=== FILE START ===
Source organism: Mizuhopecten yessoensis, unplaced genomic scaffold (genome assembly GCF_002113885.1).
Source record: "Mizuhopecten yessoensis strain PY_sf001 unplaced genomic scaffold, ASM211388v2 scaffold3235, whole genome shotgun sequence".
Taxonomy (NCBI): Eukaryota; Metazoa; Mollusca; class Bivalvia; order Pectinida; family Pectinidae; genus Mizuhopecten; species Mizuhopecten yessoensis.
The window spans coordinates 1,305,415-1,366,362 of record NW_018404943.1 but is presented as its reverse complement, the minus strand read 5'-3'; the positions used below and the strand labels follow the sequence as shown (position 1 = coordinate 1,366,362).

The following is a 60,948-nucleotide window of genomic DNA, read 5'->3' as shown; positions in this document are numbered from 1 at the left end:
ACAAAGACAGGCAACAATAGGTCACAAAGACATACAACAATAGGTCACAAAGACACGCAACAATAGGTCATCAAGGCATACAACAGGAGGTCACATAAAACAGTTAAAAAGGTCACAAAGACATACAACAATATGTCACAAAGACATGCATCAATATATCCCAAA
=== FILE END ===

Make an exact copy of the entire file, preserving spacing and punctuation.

Source organism: Mizuhopecten yessoensis, unplaced genomic scaffold (genome assembly GCF_002113885.1).
Source record: "Mizuhopecten yessoensis strain PY_sf001 unplaced genomic scaffold, ASM211388v2 scaffold3235, whole genome shotgun sequence".
Taxonomy (NCBI): Eukaryota; Metazoa; Mollusca; class Bivalvia; order Pectinida; family Pectinidae; genus Mizuhopecten; species Mizuhopecten yessoensis.
The window spans coordinates 1,305,415-1,366,362 of record NW_018404943.1 but is presented as its reverse complement, the minus strand read 5'-3'; the positions used below and the strand labels follow the sequence as shown (position 1 = coordinate 1,366,362).

The following is a 60,948-nucleotide window of genomic DNA, read 5'->3' as shown; positions in this document are numbered from 1 at the left end:
ACAAAGACAGGCAACAATAGGTCACAAAGACATACAACAATAGGTCACAAAGACACGCAACAATAGGTCATCAAGGCATACAACAGGAGGTCACATAAAACAGTTAAAAAGGTCACAAAGACATACAACAATATGTCACAAAGACATGCATCAATATATCCCAAA